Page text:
by Guest Contributor Merq
They are proud of their ignorance.
They equate getting an education to “acting white.”
Inner-city students have to decide between being smart and being “cool.”
I’m sure you’ve read at least one of the above statements at some point over the course of the last five years. Like the “down low” frenzy of yesteryear, it’s the pummeled dead horse du jour of African-American narratives.
As a student of propaganda, its uses, and its effects, one thing that has always intrigued and sickened me about American discourse (as typified by its mainstream media) is its ability to make a phenomenon untrue or non-existent by simply ignoring it. When Paris Hilton bares her lady parts for what must be the thirtieth time, it’s still considered newsworthy. But her continued pattern of “n*gger”-calling has gone so roundly ignored that only a fraction of a population inundated with her very presence is aware that she’s done this even once. I mean, Dog the friggin’ Bounty Hunter got more column inches for his idiocy (and he genuinely thought he was black) while Hilton never even needed to roll out the standard Non-Apology Apology! I, as a black man, speak for my race (as we always seem to do in the media) when I say we wuz robbed!
In a similar vein, it tickles me to no end (or inasmuch as an assault on the ribs can be considered tickling) that America can really create this whole “Crisis in Black America” phenomenon over something as essentially American as anti-intellectualism – and get “black leaders” to cluck their tongues and rhapsodize on how “we got to do better,” even!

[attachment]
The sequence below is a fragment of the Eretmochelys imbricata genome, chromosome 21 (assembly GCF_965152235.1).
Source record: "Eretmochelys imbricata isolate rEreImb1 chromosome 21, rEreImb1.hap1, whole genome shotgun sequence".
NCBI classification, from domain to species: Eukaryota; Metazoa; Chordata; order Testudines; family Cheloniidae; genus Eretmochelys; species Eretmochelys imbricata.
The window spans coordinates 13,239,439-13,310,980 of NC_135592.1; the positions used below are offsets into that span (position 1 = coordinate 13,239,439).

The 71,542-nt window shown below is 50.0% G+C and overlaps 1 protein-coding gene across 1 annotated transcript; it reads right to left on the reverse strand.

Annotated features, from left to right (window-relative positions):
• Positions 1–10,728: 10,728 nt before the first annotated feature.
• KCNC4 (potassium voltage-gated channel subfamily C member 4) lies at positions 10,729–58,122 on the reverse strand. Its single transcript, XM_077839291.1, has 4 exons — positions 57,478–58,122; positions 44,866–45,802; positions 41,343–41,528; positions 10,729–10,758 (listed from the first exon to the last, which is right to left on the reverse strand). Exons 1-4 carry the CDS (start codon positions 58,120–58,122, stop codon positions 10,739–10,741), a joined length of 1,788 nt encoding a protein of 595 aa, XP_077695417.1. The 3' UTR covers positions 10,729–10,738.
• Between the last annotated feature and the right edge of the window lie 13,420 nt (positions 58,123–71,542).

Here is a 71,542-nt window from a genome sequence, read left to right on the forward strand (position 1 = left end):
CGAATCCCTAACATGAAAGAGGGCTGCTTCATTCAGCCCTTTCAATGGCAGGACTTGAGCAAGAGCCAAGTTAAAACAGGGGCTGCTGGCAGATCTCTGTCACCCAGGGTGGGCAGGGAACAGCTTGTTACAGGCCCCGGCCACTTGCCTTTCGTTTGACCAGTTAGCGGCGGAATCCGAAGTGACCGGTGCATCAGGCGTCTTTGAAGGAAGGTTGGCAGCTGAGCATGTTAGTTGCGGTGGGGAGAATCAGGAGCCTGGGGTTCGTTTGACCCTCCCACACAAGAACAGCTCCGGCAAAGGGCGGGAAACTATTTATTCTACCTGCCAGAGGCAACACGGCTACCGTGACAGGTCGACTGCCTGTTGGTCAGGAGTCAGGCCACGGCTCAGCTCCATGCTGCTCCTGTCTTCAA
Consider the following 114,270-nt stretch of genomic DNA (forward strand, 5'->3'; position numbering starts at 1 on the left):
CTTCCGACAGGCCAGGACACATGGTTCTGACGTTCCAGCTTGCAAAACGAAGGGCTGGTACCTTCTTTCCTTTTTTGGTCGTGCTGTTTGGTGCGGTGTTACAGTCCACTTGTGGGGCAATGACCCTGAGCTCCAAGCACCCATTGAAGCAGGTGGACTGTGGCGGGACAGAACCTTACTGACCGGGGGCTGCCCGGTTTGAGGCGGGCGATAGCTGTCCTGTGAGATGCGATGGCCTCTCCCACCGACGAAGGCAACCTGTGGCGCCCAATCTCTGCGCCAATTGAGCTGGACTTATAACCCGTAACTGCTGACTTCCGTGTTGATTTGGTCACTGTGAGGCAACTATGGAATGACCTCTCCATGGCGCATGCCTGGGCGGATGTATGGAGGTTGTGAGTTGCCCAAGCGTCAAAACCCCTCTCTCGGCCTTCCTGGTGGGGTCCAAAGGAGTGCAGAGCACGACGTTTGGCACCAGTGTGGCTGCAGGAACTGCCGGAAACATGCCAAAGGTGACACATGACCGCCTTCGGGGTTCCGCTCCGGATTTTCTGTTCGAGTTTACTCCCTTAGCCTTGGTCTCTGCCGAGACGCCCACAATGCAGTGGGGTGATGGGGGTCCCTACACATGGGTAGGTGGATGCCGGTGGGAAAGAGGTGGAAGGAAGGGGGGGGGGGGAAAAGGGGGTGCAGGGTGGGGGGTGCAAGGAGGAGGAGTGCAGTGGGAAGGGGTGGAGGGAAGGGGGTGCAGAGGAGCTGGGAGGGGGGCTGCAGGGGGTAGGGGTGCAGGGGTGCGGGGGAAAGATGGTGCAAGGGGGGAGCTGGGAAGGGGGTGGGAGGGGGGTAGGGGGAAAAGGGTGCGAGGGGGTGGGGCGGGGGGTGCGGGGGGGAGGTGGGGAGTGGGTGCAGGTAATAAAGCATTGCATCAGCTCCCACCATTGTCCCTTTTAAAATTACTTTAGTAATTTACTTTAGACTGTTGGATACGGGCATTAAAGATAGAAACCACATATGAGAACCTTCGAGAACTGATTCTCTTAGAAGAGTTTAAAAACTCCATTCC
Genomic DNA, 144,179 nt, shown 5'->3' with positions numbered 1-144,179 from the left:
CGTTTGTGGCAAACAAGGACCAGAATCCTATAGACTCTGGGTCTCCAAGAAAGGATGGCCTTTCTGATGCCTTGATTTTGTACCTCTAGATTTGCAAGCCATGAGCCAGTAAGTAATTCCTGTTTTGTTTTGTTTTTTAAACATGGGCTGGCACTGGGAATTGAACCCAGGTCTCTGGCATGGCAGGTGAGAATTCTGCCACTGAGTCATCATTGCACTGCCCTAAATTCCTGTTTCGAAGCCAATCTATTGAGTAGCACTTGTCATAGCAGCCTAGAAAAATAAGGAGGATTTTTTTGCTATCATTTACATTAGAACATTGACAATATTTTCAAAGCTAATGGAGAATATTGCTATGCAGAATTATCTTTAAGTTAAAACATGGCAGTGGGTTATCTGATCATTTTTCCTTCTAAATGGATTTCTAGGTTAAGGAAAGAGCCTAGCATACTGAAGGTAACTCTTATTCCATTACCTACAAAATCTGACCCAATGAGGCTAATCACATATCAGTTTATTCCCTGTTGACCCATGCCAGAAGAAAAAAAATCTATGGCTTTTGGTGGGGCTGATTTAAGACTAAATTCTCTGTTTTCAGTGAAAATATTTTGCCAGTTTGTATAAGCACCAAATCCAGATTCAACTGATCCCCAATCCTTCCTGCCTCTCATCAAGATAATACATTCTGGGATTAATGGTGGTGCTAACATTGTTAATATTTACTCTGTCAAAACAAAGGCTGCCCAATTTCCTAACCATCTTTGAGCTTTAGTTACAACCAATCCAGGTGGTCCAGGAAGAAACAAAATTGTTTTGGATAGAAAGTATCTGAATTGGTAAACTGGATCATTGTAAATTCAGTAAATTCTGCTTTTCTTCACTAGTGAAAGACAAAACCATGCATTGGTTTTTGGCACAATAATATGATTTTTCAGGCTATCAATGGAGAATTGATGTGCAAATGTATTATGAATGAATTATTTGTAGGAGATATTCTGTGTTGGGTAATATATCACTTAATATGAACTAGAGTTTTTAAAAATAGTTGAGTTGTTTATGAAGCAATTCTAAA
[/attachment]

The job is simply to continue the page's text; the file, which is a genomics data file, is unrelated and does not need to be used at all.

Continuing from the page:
Yes, In case you’re wondering, I watched CNN’s “Black in America” series. Yes, I saw black folk say the same thing, and wallow in self-validating self-pity as they recall past (and present) experiences with those who deemed them “too white.” I don’t know why people hold up these folk as some sort of proof that this “tryna ack’ all white” phenomenon is actually real – there are multitudes of black males who will also tell you that black men can only aspire to being ballers or rappers, or that they have no business wearing flip-flops. Do we take them at their word simply because they’re black? Continue reading